Farm Ireland
Independent.ie

Wednesday 16 January 2019

New CAP must deliver on food quality and quantity

PJ Phelan

PJ Phelan

The current round of the Common Agriculture Policy (CAP) is due to expire in 2019 but is likely to be rolled over into 2020, 2021 or perhaps 2022 before a new programme is put into place.

Lots of decisions will have to be made at both EU and national government levels before the new schemes will be finalised.

Decisions will have to be made as to how the CAP budget can best deliver on its objectives and provide "value for money".

Put simply the CAP budget must ensure an adequate supply of affordable quality food for Europe without doing damage to human, animal or environmental health.

To do that EU regulators have produced a vast array of requirements which farmers must achieve. Some of those "subsidiary requirements" have now assumed equal if not greater importance than the primary objective of producing safe and quality food. Tweaking the existing Basic Payment Scheme will not deliver.

We need innovative proposals to achieve the primary objective, but innovative proposals are readily stopped by regulators with an intimate knowledge of EU law.

The current BPS is based on historic production levels by individual farmers (entitlement/ha farmed), is not linked to current production, and makes no differential between environmentally efficient and less efficient farmers.

It did introduce convergence which reduced the higher payment rates/ha to some farmers and increased the rates per ha to farmers on lower payment rates/ha.

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Just as the concept of equal pay for all workers failed in communist countries, payment of a similar rate for every eligible ha in European countries will do nothing to achieve the primary objective of quality food.

We have ended up with an aging farmer population with no incentive for them to make room for younger, and perhaps not so young, progressive farmers.

Land purchase, rental and lease prices have all increased and the real winner has been the land owner not the actual primary producer.

I have yet to find an EU Directive requiring that landowners must be paid for ownership.

There is apparently a proposal to increase convergence from the current 65pc to 75pc thereby bringing the payment rate per ha closer to the national average payment.

This is not an action that will deliver on the primary CAP objectives and in my opinion will incentivise land owners to stay "farming" at the expense of farmers who want to farm and produce.

The BPS also introduced greening, requiring the larger tillage farmers to have a minimum of three crops.

I still don't know what it achieved apart from denying farmers the opportunity to sow crops in accordance with soil, climate and market opportunities.

Currently there are discussions on removing greening and replacing it with a requirement for good crop rotations and on replacing our ecological focus areas with an equivalent or perhaps greater area of land which is not to be farmed- a sort of set-aside?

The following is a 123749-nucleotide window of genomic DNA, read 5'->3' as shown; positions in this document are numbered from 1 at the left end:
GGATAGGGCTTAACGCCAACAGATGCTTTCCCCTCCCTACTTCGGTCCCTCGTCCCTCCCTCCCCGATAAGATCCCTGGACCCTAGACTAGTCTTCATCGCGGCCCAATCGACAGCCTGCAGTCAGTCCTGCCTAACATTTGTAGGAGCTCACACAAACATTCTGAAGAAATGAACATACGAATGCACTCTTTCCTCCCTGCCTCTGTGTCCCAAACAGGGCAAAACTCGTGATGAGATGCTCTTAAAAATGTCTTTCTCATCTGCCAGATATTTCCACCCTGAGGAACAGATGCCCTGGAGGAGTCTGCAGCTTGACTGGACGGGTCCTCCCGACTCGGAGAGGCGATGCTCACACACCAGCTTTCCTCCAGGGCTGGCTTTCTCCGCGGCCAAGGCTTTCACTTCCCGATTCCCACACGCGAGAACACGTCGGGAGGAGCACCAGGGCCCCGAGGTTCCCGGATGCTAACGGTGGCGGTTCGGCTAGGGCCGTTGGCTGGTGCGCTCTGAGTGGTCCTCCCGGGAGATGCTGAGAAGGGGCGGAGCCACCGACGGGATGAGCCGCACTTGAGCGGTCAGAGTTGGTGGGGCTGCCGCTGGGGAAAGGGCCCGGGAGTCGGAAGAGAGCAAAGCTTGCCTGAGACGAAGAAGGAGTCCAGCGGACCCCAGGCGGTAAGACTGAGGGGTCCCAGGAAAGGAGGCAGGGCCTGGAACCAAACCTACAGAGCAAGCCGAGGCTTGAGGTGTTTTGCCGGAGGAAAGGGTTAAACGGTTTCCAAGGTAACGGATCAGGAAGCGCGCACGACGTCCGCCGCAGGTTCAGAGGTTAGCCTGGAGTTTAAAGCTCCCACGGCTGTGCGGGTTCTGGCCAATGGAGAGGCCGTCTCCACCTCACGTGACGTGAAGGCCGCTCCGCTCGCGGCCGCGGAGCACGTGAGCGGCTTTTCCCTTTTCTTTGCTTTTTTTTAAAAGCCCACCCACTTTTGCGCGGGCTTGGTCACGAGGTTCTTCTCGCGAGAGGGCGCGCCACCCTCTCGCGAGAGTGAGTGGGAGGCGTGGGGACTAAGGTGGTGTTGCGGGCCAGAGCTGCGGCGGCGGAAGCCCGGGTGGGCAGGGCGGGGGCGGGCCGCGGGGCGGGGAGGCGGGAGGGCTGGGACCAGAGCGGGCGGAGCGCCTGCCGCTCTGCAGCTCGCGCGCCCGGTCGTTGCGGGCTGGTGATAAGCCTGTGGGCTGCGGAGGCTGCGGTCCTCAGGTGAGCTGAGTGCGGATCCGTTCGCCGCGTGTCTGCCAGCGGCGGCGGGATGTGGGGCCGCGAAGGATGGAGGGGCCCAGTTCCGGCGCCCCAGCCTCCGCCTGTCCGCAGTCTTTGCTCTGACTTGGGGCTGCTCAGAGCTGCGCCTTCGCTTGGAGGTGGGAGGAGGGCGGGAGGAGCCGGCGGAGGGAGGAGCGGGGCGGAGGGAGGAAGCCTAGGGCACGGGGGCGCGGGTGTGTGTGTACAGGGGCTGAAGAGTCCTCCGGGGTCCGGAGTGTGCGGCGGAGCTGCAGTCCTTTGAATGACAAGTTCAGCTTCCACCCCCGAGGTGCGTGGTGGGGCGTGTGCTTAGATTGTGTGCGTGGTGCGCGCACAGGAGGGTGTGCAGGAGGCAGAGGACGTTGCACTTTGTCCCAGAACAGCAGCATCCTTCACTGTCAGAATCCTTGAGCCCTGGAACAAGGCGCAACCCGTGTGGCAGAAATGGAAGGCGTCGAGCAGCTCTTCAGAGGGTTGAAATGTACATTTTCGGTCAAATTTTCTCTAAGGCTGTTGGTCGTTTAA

It may well form a new sport for regulators and map drawers and will certainly bring new terminology.

My proposals are:

* The concept of an entitlement should be discarded;

* The new CAP scheme should provide an adequate income to incentivise farmers to produce an adequate supply of affordable quality food with minimal adverse environmental impacts;

* Payment rate should be based on the quantity and quality of food produced;

* Payment rates should be linked to environment emissions per tonne of food produced. Such data might be provided from taxation accounts the recording for which might be adjusted to include weights/volumes of all produce sold and itemisation provided for quantities of fertiliser, pesticide, energy and fuels utilised;

* Efficiency in mechanisation utilisation should be incentivised in areas such as new technologies, appropriate machine sizes and share farming;

* Environmental emissions from the farm should be offset where renewable energy projects are implemented;

* All inputs used by farmers to produce must meet EU quality standards;

Farmers who operate in SACs, SPAs and perhaps disadvantaged areas should be given the option of getting involved in a "Results Based Programme", such as Burren Life or The Hen Harrier Programme whereby they would be paid for achieving specific environmental targets;

Provide a retirement scheme for all farmers. That scheme might consist of a minimum payment per farmer who retires and perhaps be topped up in accordance with previous entitlements on the farm.

Farmers who retire should either sell or lease out their farms to a farmer who will produce quality food. Income from sales/lease should be tax free. Transfers to family members should be allowed provided that new farmer carries out a progressive agricultural development programme on the holding.

PJ Phelan is a tillage advisor based in Tipperary and is a member of the ACA and ITCA

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